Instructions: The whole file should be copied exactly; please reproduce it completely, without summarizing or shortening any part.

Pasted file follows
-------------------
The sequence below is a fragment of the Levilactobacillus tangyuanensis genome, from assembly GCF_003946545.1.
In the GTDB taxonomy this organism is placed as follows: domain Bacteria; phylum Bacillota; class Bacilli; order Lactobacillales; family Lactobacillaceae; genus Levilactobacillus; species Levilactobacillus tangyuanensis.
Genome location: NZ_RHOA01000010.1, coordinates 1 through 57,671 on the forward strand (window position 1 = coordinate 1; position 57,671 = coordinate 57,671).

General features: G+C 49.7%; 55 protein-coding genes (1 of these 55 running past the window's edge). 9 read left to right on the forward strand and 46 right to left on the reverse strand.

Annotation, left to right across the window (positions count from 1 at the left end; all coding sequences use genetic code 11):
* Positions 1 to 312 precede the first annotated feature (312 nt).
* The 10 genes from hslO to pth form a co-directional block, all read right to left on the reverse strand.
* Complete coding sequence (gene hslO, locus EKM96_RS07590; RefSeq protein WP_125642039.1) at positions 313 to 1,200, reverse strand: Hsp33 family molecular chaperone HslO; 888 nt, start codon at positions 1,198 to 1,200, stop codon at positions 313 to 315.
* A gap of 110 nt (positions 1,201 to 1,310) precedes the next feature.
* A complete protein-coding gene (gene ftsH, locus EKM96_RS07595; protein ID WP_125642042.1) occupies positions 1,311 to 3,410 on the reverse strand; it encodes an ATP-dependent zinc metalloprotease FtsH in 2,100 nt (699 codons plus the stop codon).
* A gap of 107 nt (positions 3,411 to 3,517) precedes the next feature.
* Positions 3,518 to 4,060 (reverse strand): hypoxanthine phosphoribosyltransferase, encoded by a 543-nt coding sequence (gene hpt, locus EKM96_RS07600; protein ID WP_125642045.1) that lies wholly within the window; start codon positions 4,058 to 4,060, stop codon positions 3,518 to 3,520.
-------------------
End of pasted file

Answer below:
The sequence below is a fragment of the Levilactobacillus tangyuanensis genome, from assembly GCF_003946545.1.
In the GTDB taxonomy this organism is placed as follows: domain Bacteria; phylum Bacillota; class Bacilli; order Lactobacillales; family Lactobacillaceae; genus Levilactobacillus; species Levilactobacillus tangyuanensis.
Genome location: NZ_RHOA01000010.1, coordinates 1 through 57,671 on the forward strand (window position 1 = coordinate 1; position 57,671 = coordinate 57,671).

General features: G+C 49.7%; 55 protein-coding genes (1 of these 55 running past the window's edge). 9 read left to right on the forward strand and 46 right to left on the reverse strand.

Annotation, left to right across the window (positions count from 1 at the left end; all coding sequences use genetic code 11):
* Positions 1 to 312 precede the first annotated feature (312 nt).
* The 10 genes from hslO to pth form a co-directional block, all read right to left on the reverse strand.
* Complete coding sequence (gene hslO, locus EKM96_RS07590; RefSeq protein WP_125642039.1) at positions 313 to 1,200, reverse strand: Hsp33 family molecular chaperone HslO; 888 nt, start codon at positions 1,198 to 1,200, stop codon at positions 313 to 315.
* A gap of 110 nt (positions 1,201 to 1,310) precedes the next feature.
* A complete protein-coding gene (gene ftsH, locus EKM96_RS07595; protein ID WP_125642042.1) occupies positions 1,311 to 3,410 on the reverse strand; it encodes an ATP-dependent zinc metalloprotease FtsH in 2,100 nt (699 codons plus the stop codon).
* A gap of 107 nt (positions 3,411 to 3,517) precedes the next feature.
* Positions 3,518 to 4,060 (reverse strand): hypoxanthine phosphoribosyltransferase, encoded by a 543-nt coding sequence (gene hpt, locus EKM96_RS07600; protein ID WP_125642045.1) that lies wholly within the window; start codon positions 4,058 to 4,060, stop codon positions 3,518 to 3,520.